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With reviews that proclaimed him to be one of the greatest Hamlets ever, you’d think David Tennant would have been a shoo-in for the British equivalent of a Tony, right? Wrong – the Doctor Who star didn’t even receive an Olivier nomination for Best Actor. And to add further insult, his co-stars Patrick Stewart and Oliver Ford Davies were both nominated for Best Supporting Actor.

However, there’s no big conspiracy: you can blame Tennant’s back injury for the snub. Tennant had to leave the production prior to its move from Stratford-upon-Avon to London, and, as The Daily Telegraph reports, “The Oliviers recognize excellence on the London stage.”

With Tennant ineligible, the nominees for Best Actor were David Bradley and Sir Michael Gambon for No Man’s Land, Adam Godley for Rain Man, and Sir Derek Jacobi for Twelfth Night. The nominees for Best Actress were Deanna Dunagan for August: Osage County, Lindsay Duncan for That Face, and Margaret Tyzack and Penelope Wilton for The Chalk Garden.

In other news:

  • The Stage says Kenneth Branagh is this year’s big snub.

  • Terry Gilliam expresses his grief at the death of Heath Ledger, who died during filming of Gilliam’s The Imaginarium of Dr. Parnassus. “It just isn’t possible that he’s dead,” he says. “There’s nothing he can’t do, it just flows out of him with ease and grace. He lifted everybody. He wasn’t like Marlon Brando or James Dean or any of the more neurotic actors, his was all positive energy. I knew he was tired but that Saturday he had been doing all his own stunts, he was leaping off wagons, indestructible. On no level did his death make sense.” (Telegraph)
  • The Daily Telegraph predicts the BAFTA winners.
  • Britain will get another 10 inches of the white stuff. Apparently, God heard you all complaining about the snow and said, “I’ll give you something to complain about!”(Telegraph)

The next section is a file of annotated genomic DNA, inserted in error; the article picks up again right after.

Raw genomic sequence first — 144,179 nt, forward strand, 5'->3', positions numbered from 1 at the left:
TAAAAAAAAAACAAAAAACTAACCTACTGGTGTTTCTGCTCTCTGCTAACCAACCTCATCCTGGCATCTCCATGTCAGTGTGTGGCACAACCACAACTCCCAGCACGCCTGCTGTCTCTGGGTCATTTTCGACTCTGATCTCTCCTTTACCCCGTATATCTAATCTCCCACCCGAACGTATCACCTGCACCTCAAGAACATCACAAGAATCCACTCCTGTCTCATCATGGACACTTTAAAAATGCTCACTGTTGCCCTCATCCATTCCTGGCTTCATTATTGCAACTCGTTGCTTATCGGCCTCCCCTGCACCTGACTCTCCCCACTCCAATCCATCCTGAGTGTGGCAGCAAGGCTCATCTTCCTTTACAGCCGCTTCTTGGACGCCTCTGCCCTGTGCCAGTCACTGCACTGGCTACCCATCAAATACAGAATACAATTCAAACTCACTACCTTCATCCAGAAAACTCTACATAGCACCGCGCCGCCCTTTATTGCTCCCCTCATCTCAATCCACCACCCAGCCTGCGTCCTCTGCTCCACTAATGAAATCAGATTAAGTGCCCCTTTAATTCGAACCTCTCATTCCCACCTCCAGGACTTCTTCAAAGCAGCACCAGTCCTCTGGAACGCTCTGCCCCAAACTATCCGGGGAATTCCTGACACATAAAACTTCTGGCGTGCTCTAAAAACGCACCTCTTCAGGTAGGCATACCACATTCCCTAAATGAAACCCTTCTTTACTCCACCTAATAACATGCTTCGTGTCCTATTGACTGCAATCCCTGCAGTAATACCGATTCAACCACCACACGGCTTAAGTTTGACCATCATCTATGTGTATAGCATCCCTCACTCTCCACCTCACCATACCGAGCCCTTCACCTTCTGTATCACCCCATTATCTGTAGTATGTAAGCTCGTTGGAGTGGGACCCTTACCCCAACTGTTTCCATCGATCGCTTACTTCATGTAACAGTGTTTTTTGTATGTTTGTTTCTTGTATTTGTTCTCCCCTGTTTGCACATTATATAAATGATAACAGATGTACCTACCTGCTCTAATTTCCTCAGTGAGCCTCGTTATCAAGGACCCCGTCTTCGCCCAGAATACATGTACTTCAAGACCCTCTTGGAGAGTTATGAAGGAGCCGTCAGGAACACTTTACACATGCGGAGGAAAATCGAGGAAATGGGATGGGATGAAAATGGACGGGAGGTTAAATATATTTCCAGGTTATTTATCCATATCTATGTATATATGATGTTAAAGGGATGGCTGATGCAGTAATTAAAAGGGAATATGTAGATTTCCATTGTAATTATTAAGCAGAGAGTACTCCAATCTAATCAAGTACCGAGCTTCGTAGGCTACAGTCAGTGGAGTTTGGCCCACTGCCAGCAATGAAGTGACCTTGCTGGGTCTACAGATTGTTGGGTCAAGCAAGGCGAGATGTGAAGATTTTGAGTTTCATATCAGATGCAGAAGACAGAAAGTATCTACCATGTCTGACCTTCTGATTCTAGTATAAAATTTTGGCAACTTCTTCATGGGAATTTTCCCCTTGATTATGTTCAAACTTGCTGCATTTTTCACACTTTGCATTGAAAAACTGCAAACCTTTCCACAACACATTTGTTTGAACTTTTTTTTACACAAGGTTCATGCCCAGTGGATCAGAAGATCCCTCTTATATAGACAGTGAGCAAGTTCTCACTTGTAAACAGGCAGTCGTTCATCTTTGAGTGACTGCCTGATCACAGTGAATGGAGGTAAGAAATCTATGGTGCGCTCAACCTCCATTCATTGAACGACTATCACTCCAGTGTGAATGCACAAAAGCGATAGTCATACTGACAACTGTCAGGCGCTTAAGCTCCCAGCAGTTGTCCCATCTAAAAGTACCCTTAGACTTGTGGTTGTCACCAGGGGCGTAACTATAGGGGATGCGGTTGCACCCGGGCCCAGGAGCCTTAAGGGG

• Britain’s most beautiful snow-covered homes.(Telegraph)
  • The Guardian‘s Stuart Jeffries waxes rhapsodic on the London snow. “The snow’s silencing of the great roar of London: usually, I keep my iPod on as I walk to silence London’s racket: yesterday I didn’t want to. Every side street I strolled down yesterday offered – if this doesn’t sound too pretentious in a Karen Carpenter-meets-Immanuel Kant kind of way, which I know it does – an unexpectedly sublime kind of hush.”
  • Simon Cowell had moobs and bad hair even as a teenager.(The Sun)
  • John Cleese is doing a bit of “remodeling” on his face.(The Sun)
  • Kate Winslet looks totally gorge at the Oscars luncheon.(Daily Mail)
  • Christian Bale‘s meltdown: the dance remix.(NME)
  • Amy Winehouse will record her album in “druggie paradise” Jamaica, reports The Sun.
  • Four stars for Lily Allen‘s latest album from The TimesPete Paphides: “What is it about Lily Allen – currently top of the singles charts with ‘The Fear’ – that appears to connect with people? She’s long since sucked us into a Truman Show of her own making. As long as the charm and the tunes remain intact, we’re powerless to resist.”
  • Oasis‘ new video takes a pop at Prince Charles.(NME)
  • The Guardian‘s Paul Flynn argues that Morrissey‘s nudie shot is the “sign of artistic decline”: “Frankly, it is ghastly. It looks like the sort of wilfully zany idea that an art director at Heat might throw at the boys from Gavin & Stacey to spice up the features section….As Morrissey adjusts his quiff, you can only exhale a long, deep and regretful sigh. The day that the man who once defined iconographic sleeve art takes visual cues from the Red Hot Chili Peppers is the day the music died.”
  • The KooksLuke Pritchard is just not that into Mischa Barton.(The Sun)
  • Glasvegas frontman James Allan pays tribute to Buddy Holly, who died 50 years ago today in a plane crash.(Guardian)
  • Timothy Spall‘s son Rafe Spall, Cambridge SpiesTom Hollander, Being Human‘s Aidan Turner, Hex‘s Zoe Tapper, and The History BoysSamuel Barnett will all star in a new drama penned by Viva Blackpool creator Peter Bowker. It’s called Desperate Romantics, which “focuses on a group of English painters, poets and critics called the Pre-Raphaelite Brotherhood.”(The Stage)
  • Margaret Thatcher‘s daughter has been sacked from her BBC show for her use of an ethnic slur.(Times Online)
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By Kevin Wicks
Kevin Wicks is the founding editor of Anglophenia.